September 06, 2002

OSHA and the Independent Electrical Contractors, Inc. have formed an Alliance to promote safe and healthful working conditions in their industry.

Together, OSHA and IEC have agreed to develop a means that will provide IEC members with information and guidance to help them protect their employees, particularly in reducing and preventing exposure to falls, rear-end auto collisions, and material-handling hazards. The Alliance also calls for increasing workers access to safety and health information and training resources. OSHA and IEC have agreed to work together at various conferences and events, and through the media, to jointly develop and disseminate that information.

Both organizations will also promote and encourage the participation of IEC members in OSHA's cooperative programs, such as compliance assistance, the Voluntary Protection Program, Consultation, the Safety and Health Achievement Recognition Program, as well as mentoring to IEC members.

A joint team of IEC and OSHA representatives will meet regularly to develop an action plan, determine working procedures, identify goals and objectives, and track and share information on activities and results of the Alliance. Representatives from the Occupational Safety and Health State Plan Association and the association of state Consultation Projects will be given the opportunity to participate as well.

The Alliance will remain in effect for one year, with annual automatic renewals. It may be modified with the concurrence of all parties. Any signatory may withdraw for any reason with 30 days notice.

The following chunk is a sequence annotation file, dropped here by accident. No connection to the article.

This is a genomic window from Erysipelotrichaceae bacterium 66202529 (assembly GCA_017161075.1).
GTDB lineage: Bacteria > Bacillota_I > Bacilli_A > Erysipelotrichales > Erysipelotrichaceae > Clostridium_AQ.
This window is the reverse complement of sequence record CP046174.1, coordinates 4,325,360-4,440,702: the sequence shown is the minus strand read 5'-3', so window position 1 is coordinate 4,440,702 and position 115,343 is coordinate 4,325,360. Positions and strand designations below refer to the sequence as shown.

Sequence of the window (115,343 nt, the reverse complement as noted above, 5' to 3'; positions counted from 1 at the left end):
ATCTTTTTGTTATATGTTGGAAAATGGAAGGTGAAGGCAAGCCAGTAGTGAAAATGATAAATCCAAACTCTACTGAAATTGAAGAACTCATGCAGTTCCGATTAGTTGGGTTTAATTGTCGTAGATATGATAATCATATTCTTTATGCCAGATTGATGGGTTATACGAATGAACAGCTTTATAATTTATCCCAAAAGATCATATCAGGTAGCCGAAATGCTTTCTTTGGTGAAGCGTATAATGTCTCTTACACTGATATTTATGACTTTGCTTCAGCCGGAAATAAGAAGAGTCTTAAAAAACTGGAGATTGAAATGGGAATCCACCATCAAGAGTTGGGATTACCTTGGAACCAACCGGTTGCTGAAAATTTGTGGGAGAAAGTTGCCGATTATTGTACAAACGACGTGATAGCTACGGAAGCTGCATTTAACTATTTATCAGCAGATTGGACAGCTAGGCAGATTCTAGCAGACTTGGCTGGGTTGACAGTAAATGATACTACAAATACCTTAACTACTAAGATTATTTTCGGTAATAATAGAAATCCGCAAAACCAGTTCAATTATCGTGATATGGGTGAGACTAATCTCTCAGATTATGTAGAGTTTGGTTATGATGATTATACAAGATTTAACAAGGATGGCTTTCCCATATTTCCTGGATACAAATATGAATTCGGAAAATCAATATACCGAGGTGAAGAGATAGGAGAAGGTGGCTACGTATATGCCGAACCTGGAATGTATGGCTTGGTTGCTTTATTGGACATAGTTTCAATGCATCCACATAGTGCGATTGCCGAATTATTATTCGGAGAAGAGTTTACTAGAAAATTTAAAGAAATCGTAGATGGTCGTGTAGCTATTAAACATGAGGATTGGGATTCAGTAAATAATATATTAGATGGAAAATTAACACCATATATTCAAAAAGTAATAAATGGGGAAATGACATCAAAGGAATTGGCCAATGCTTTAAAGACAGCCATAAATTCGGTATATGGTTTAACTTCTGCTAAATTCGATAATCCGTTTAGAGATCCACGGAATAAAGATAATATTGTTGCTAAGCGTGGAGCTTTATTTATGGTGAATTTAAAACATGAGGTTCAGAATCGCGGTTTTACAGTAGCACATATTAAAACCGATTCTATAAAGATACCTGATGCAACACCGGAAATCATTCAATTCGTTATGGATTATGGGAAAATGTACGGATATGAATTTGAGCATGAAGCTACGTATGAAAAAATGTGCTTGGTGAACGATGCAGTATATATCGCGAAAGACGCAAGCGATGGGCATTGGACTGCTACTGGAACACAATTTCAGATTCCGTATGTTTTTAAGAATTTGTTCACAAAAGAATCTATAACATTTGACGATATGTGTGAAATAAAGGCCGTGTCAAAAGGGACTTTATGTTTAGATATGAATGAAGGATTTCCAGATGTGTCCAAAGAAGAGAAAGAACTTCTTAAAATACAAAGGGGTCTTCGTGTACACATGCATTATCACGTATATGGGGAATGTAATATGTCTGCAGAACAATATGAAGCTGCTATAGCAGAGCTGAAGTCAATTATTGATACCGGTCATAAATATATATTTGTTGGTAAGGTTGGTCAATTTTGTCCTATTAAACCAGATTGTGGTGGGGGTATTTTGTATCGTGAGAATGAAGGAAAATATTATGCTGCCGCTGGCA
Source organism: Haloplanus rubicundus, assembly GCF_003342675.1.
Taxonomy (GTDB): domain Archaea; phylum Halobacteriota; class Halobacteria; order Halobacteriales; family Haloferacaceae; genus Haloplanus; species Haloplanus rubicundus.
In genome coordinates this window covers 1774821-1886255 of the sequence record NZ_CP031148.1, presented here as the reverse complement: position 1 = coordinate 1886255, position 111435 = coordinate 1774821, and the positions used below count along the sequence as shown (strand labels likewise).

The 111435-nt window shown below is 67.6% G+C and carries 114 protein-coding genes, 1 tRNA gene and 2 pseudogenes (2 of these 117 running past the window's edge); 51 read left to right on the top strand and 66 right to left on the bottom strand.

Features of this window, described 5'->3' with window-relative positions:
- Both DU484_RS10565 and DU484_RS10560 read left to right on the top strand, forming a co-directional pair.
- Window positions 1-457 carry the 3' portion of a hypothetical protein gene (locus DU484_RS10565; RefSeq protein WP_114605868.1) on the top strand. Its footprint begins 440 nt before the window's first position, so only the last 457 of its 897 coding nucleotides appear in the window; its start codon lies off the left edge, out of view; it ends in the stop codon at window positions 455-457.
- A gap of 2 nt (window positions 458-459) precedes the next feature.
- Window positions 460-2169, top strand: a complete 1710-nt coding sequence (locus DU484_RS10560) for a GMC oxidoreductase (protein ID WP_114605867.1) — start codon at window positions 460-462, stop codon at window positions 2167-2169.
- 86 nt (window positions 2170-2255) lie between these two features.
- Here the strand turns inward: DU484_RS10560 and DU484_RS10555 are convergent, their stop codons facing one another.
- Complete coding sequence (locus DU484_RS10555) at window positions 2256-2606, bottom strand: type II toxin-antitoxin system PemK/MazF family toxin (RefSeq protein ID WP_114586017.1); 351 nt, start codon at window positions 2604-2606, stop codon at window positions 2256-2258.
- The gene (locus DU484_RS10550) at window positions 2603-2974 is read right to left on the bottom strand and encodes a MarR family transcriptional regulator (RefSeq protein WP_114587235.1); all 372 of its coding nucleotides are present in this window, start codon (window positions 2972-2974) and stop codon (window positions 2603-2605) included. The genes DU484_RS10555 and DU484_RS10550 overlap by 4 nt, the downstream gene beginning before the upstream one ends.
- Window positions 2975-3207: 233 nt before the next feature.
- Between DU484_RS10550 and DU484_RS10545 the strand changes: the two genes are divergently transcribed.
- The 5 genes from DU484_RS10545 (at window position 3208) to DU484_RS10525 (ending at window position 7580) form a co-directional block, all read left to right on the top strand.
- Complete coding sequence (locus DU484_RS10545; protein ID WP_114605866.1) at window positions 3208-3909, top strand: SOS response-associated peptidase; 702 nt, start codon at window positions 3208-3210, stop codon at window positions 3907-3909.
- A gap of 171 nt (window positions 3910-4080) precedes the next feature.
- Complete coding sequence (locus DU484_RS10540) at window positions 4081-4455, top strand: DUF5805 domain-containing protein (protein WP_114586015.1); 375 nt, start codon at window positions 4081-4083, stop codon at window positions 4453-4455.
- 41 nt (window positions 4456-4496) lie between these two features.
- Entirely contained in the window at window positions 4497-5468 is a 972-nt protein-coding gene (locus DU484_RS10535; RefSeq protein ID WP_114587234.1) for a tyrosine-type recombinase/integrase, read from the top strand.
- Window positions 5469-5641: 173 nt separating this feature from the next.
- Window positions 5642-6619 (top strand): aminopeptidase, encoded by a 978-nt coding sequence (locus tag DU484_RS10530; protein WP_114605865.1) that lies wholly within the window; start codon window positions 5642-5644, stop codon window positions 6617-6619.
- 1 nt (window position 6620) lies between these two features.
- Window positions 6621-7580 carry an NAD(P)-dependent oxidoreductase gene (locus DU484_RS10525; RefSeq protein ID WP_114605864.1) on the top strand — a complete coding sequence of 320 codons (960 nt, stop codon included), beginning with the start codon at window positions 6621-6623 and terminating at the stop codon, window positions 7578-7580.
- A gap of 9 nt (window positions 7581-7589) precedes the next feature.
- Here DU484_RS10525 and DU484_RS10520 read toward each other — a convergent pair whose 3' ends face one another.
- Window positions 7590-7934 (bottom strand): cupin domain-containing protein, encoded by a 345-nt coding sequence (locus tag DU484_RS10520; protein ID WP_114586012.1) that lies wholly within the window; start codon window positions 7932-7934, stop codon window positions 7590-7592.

The National Safety Council (NSC), America's safety and health leader for 90 years, has embarked on an initiative to increase corporate accountability for safety and health. The Council has worked with its members, representing 37,500 American workplaces, to develop a Safety and Health Code of Ethics. The key components of the Code describe the elements of safety and health leadership and corporate responsibility for CEOs and Boards of Directors. Among these elements are involved and committed leaders and open communication of an organization's safety performance.

Nearly 20 million people suffer disabling injuries in the U.S. every year, with nearly four million of these injuries suffered at work. Nearly 100,000 people die of preventable injuries every year in the U.S. Whether on- or off-the-job, injuries to members of corporate families cause a significant human and financial toll on American business.

"Business leaders have a responsibility and a business mandate to take action to prevent these injuries," said NSC President Alan C. McMillan. "The Code stipulates that chief executive officers and board members must make the safety and health of their employees their highest corporate value. Many organizations have demonstrated exactly the kind of leadership called for in the Code. However, many companies have not yet adopted the kind of leadership commitment and accountability that are required to protect the American people from injury and illness on and off the job."

The National Safety Council has issued the Safety and Health Code of Ethics to its member organizations. "We are calling upon all American business leaders to voluntarily adopt the Code and demonstrate their corporate responsibility for building strong safety and health programs and for reporting safety performance data openly and accurately," said McMillan.

The National Safety Council is a not-for-profit, nongovernmental public service organization dedicated to protecting life and promoting health. NSC members represent business and labor organizations, schools, public agencies, private groups and individuals.

To request a copy of both the Code of Ethics and companion resource guide please contact NSC Customer Relations by phone at 1-800-621-7619